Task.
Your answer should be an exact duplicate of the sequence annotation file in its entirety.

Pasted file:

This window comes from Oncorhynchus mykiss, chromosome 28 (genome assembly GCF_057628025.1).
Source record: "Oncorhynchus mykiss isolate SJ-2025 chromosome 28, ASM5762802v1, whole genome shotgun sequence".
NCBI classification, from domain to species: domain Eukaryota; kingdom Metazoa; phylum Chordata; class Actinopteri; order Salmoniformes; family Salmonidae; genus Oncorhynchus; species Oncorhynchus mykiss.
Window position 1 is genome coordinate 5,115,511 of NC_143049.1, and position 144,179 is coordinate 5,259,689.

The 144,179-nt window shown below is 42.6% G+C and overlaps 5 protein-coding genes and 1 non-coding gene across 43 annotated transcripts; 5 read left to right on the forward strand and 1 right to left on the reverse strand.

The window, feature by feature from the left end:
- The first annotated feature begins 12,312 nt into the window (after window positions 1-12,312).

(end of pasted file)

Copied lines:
This window comes from Oncorhynchus mykiss, chromosome 28 (genome assembly GCF_057628025.1).
Source record: "Oncorhynchus mykiss isolate SJ-2025 chromosome 28, ASM5762802v1, whole genome shotgun sequence".
NCBI classification, from domain to species: domain Eukaryota; kingdom Metazoa; phylum Chordata; class Actinopteri; order Salmoniformes; family Salmonidae; genus Oncorhynchus; species Oncorhynchus mykiss.
Window position 1 is genome coordinate 5,115,511 of NC_143049.1, and position 144,179 is coordinate 5,259,689.

The 144,179-nt window shown below is 42.6% G+C and overlaps 5 protein-coding genes and 1 non-coding gene across 43 annotated transcripts; 5 read left to right on the forward strand and 1 right to left on the reverse strand.

The window, feature by feature from the left end:
- The first annotated feature begins 12,312 nt into the window (after window positions 1-12,312).